Chapter 2 Part 1: Functions and Objects
2.1 Learning Objectives
By the end of this session, you should be able to:
- Work within the RStudio interface to run R code in an RMarkdown notebook
- Understand basic R syntax to use functions and assign values to objects
- Create and manipulate vectors and understand how R deals with missing data
2.2 An Intro to R/RStudio
[Tour of R and R Notebooks]
Help -> Cheetsheets -> RStudio IDE cheat sheet
2.2.1 Code Blocks
Now that we have our notebook open, we’re ready to start.
First thing of all, is the grey box below.
##  9
Let’s learn how to read this code block. Everything that starts with a
# is called a comment and is not code that runs. It is useful for making notes for youself
Below it is the actual code.
Try this one out. It’s the same code as above, but with no spaces. Does it still run?
##  9
2.2.2 Using Functions
R includes functions for other types of math:
##  3
[function names and arguments, syntax]
##  3.1
[documentation and arguments]
##  3.1
You may notice that boxes pop up as you type. These represent RStudio’s attempts to guess what you’re typing and share additional options.
2.2.3 Challenge 1:
What does the function
hist do? What are its main arguments? How did you determine this?
2.2.4 Assigning objects
[objects and variables]
[assignment operator, object naming conventions]
Now that the object has been assigned, we can reference that object by executing its name:
##  55
[using a variable]
##  121
[assigning a new variable]
[changing variable values]
[objects that use other objects don’t change]
You can think of the names of objects like sticky notes. You have the option to place the sticky note (name) on any value you choose. You can pick up the sticky note and place it on another value, but you need to explicitly tell R when you want values assigned to certain objects.
You can clear the entire environment using the button at the top of the Environment panel with a picture of a broom. This may seem extreme, but don’t worry! We can re-create all the work we’ve already done by executing each line of code again.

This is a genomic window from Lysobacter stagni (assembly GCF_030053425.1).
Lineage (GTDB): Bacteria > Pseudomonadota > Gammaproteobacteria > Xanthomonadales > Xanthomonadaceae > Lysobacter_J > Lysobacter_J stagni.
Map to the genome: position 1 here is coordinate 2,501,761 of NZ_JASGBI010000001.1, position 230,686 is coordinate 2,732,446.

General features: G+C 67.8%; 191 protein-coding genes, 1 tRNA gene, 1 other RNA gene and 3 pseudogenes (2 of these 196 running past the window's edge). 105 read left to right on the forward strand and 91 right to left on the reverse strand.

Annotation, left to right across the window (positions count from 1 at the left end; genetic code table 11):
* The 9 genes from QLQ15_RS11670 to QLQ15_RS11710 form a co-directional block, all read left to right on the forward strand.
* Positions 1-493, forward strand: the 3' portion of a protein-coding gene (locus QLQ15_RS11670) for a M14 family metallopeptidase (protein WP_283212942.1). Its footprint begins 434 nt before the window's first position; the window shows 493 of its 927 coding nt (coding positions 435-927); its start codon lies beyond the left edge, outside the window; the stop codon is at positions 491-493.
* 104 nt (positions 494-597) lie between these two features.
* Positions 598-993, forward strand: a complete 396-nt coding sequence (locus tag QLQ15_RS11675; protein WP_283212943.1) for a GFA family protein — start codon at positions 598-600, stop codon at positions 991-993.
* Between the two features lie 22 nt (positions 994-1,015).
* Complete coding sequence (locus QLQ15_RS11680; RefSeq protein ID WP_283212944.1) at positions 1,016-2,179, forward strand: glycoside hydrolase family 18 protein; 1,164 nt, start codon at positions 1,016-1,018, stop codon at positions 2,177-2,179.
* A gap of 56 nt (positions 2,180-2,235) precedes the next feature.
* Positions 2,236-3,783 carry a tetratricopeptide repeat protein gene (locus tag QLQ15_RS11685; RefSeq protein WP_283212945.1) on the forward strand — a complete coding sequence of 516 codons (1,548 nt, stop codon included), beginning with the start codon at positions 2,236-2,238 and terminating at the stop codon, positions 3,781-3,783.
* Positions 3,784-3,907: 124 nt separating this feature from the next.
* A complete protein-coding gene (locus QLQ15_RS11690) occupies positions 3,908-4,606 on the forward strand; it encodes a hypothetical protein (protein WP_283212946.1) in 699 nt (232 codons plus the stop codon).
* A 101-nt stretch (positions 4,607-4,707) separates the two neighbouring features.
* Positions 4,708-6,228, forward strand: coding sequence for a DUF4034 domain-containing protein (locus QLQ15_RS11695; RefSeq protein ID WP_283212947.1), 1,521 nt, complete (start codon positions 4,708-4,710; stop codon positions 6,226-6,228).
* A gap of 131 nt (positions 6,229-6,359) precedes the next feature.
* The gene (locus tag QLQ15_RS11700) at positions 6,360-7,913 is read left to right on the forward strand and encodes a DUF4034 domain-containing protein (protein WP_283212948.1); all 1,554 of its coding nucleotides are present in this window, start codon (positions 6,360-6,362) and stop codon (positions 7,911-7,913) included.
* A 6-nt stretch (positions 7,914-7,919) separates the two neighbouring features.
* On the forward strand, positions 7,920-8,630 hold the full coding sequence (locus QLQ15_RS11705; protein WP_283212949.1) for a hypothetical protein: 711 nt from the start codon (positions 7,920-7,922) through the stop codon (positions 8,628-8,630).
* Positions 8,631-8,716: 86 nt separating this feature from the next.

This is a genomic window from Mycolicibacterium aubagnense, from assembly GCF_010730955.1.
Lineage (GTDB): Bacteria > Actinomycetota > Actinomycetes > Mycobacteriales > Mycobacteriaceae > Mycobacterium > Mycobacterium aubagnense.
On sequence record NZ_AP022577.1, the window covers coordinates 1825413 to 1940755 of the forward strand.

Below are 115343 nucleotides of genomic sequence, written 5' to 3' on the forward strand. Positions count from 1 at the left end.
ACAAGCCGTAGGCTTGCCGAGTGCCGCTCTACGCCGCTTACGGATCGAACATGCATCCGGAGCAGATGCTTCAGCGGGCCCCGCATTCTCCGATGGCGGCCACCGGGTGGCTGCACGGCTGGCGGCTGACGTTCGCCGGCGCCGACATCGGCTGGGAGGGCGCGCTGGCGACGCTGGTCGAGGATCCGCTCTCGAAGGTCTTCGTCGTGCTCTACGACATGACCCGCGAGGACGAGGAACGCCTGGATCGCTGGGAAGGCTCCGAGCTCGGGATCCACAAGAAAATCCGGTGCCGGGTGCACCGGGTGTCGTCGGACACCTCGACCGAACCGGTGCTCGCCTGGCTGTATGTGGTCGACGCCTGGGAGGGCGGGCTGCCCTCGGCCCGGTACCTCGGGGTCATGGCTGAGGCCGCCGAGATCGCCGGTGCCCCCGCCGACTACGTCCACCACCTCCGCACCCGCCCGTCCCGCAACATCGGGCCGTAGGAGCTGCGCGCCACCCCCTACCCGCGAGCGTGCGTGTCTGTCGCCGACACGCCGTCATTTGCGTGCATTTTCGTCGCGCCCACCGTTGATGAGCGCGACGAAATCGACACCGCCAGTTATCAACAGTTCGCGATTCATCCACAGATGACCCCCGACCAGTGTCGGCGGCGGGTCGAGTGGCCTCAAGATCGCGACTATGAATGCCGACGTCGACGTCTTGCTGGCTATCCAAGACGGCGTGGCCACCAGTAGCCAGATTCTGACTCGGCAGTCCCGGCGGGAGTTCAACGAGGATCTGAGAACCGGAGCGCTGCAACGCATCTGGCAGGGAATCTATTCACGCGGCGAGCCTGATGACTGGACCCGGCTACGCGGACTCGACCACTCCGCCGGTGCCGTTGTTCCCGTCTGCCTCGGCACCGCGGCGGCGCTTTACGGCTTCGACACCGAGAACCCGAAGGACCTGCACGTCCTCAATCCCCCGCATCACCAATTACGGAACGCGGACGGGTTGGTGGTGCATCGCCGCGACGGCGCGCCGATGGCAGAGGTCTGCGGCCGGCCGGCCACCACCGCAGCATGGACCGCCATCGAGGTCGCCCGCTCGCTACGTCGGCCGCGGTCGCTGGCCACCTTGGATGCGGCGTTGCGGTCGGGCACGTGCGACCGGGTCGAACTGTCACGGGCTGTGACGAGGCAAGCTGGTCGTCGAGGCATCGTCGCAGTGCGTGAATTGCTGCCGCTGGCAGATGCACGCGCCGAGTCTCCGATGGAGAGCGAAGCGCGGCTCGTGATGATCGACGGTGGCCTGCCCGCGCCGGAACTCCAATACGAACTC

2.2.5 Challenge 2:
What is the value of each item at each step? (Hint, you can see the value of an object by typing in the name of the object, such as with the
mass line below.)
##  47.5
width <- 122 # 2. width? mass <- mass * 2.0 # 3. mass? width <- width - 20 #4. width? mass_index <- mass/width # 5. mass_index?
Make your answers here:
[creating vectors] [c is for combine]
##  50 55 60 65
[learning things about vectors]
##  4
##  "numeric"
##  57.5
##  50 65
In this case, each word is encased in quotation marks, indicating these are character data, rather than object names.
2.3.1 Challenge 3:
Please answer the following questions about
- How many values are in
- What type of data is
- get overview of
2.3.2 Data types and Vectors
- character: sometimes referred to as string data, tend to be surrounded by quotes
- numeric: real or decimal numbers, sometimes referred to as “double”
- integer: a subset of numeric in which numbers are stored as integers
- logical: Boolean data (TRUE and FALSE)
- complex: complex numbers with real and imaginary parts (e.g., 1 + 4i)
- raw: bytes of data (machine readable, but not human readable)
2.3.3 Challenge 4:
R tends to handle interpreting data types in the background of most operations.
The following code is designed to cause some unexpected results in R.
What is unusual about each of the following objects?
2.3.4 Manipulating vectors
##  "prostate"
##  "lung" "breast"
##  "lung" "breast"
2.3.5 Missing data
[NA is not a character]
##  NA
##  NA
[ugh. na strikes again!]
##  4
##  6
##  2 4 4 6 ## attr(,"na.action") ##  4 ## attr(,"class") ##  "omit"
Complete the following tasks after creating this vector (Note: there are multiple solutions): (solutions here)
- Remove NAs on
more_heights(assign it to the object
- Calculate the
2.4 Wrapping up
[R/Rstudio] [objects] [data types]
- Object manipulation
Create an object called
agge that contains your age in years. Then
reassign the object to a new object called
age (e.g., correct the typo). Then remove the previous object from your environment and then calculate your age in days
#create agge object #reassign agge value to age #remove agge object #Use math to calculate your age in days
- Vector manipulation (character data):
Create a object called
buildings representing a vector that contains four names of buildings on OHSU’s campus, including the building where you work (here’s a reference: https://www.ohsu.edu/visit/maps).
Portland, Oregon to the beginning of the vector, and
Phys Plant to the end of the vector
subset the vector to show only the building in which you work.
#create buildings object buildings <- c() #Add "Portland, Oregon" to the beginning of buildings #Add "Phys Plant" to the end of buildings #subset buildings to show only your building buildings
- Vector manipulation (numerical data):
The following vector represents the number of vacation days possessed by various employees.
How many employees are represented in the vector?
How many vacation days total?
2.6 Submitting your homework
part1-FIRSTNAME-LASTNAME.nb.html file in Sakai. To download it, click on the
More gear icon, and click Export to download it to your computer.